Fuel oil prices expected to remain high

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(Host) Vermont consumers could pay record amounts to heat their homes this winter as fuel oil and propane prices are expected to remain near historic highs.

VPR’s Steve Zind reports:

(Zind) According to the Vermont Department of Public Service fuel oil prices are averaging just over two dollars-a-gallon this month. That’s the average discounted price. Many Vermont consumers are paying more. That’s more than fifty cents a gallon higher than a year ago. Going back even further, fuel oil was seventy-nine cents-a-gallon six years ago.

(Korrow) “They’re higher than they have been since I’ve been involved in the business. And that’s forty three years.”

(Zind) Karen Gillespie Korrow runs Gillespie Fuels in Northfield. While current prices are below last April’s high point, Korrow says in the longer term prices will remain high.

(Korrow) “There’s no indication of prices dropping or turning around.”

(Zind) The Department of Energy agrees that at least in the short term, increasing worldwide demand will keep fuel prices high.

Anticipating the higher prices, Korrow says customers have been clamoring for budget and pay-in-advance fuel oil and propane plans that guarantee they won’t be paying prices higher than the current level this winter.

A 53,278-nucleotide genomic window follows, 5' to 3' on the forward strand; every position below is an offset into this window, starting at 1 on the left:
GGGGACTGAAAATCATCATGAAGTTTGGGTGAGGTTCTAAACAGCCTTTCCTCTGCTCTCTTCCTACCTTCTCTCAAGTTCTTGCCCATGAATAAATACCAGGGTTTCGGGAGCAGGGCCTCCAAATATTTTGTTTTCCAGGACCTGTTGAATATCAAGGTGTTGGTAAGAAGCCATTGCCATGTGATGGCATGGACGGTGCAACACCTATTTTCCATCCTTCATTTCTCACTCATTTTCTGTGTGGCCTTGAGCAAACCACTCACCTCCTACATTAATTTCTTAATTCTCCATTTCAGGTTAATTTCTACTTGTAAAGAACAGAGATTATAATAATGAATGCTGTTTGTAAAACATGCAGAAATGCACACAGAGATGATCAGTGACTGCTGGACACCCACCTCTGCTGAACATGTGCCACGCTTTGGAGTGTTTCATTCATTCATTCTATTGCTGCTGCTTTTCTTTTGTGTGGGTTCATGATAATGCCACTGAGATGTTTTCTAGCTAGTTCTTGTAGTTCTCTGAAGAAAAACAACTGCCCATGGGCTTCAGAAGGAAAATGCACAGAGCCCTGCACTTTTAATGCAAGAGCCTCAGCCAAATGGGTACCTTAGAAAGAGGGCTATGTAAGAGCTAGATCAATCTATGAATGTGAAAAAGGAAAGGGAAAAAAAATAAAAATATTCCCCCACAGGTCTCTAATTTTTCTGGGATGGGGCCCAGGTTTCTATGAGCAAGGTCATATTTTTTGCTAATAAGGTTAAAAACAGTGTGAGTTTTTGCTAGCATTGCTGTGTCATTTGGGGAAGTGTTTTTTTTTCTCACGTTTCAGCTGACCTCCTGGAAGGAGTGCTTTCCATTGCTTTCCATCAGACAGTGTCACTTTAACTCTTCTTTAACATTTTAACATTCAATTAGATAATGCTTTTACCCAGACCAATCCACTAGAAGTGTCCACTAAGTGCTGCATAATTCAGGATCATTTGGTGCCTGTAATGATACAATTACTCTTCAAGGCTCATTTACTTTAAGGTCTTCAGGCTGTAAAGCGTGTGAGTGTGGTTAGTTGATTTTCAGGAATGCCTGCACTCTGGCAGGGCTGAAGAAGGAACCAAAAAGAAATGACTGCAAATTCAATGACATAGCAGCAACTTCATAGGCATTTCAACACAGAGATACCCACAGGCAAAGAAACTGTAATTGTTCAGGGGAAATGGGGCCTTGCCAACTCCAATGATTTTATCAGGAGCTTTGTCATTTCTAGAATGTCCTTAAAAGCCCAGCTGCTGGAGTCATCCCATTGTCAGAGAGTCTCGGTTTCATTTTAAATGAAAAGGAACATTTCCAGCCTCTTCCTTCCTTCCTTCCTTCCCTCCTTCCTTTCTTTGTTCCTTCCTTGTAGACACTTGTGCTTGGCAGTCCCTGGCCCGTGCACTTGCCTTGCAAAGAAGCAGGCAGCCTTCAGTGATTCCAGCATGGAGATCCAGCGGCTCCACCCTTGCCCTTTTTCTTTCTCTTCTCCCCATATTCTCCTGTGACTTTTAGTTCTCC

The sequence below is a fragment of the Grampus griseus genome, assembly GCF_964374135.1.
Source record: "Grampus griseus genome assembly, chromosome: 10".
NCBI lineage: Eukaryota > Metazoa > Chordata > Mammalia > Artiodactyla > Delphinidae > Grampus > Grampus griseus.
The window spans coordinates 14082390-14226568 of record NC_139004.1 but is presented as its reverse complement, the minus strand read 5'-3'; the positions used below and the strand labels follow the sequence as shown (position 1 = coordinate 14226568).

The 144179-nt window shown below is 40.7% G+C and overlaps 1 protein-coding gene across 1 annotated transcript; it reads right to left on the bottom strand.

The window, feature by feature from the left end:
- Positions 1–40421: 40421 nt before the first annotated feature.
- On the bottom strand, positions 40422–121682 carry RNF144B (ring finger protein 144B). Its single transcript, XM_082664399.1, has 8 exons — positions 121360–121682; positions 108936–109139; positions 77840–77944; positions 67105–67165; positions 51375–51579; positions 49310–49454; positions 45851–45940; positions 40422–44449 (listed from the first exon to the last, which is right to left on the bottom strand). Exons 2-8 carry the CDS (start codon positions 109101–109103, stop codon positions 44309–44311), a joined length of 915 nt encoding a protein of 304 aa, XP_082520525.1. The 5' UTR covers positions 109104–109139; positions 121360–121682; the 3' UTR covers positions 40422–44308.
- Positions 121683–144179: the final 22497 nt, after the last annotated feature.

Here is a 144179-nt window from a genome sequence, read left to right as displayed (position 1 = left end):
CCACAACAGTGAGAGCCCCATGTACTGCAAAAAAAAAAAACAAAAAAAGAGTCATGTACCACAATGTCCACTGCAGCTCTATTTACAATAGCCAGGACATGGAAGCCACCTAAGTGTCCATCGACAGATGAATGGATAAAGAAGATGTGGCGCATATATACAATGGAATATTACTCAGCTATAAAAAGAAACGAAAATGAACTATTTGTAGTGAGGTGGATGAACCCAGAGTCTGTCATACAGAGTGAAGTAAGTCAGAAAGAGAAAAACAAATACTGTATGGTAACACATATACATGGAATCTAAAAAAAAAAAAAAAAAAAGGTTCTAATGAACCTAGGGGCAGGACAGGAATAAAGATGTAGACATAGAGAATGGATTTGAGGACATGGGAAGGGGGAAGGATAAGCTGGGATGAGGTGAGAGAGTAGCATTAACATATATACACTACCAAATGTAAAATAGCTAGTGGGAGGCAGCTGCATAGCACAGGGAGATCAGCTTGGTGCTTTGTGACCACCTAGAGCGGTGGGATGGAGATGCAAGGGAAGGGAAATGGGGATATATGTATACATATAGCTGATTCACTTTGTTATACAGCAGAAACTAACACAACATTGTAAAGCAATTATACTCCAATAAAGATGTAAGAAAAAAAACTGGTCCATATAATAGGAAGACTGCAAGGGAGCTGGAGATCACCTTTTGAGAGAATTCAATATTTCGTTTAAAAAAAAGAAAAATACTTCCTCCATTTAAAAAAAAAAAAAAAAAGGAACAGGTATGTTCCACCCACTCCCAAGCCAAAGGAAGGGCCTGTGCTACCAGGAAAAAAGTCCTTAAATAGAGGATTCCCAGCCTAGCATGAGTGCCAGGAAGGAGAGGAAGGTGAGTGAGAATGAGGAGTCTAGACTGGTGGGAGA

(Korrow) “My plans went into the mail yesterday and my phones haven’t stopped ringing today.”

(Zind) Korrow says normally her company is selling pre-pay plans into September, but she anticipates that all the fuel set aside for those plans will be spoken for by late July. Even with pre-pay and budget plans, there’s a good chance consumers will pay considerably more for fuel oil this winter.

Shane Sweet of the Vermont Fuel Dealers Association says higher prices mean his members have to pay out more money up front to purchase fuel. They also recognize that more of their customers will have a harder time paying their bills.

Sweet says there’s growing interest among fuel dealers in offering a blend of heating oil and bio diesel – a non-petroleum product made from corn and other crops.

(Sweet) “I’ve got three or four dealers that have told me they would like to sell a bio-blend this season.”

(Zind) Sweet says bio fuels may be a long term solution to high heating fuel prices. But for the foreseeable future, the cost of staying warm for most Vermonters will be tied to the price of oil.

For Vermont Public Radio, I’m Steve Zind.

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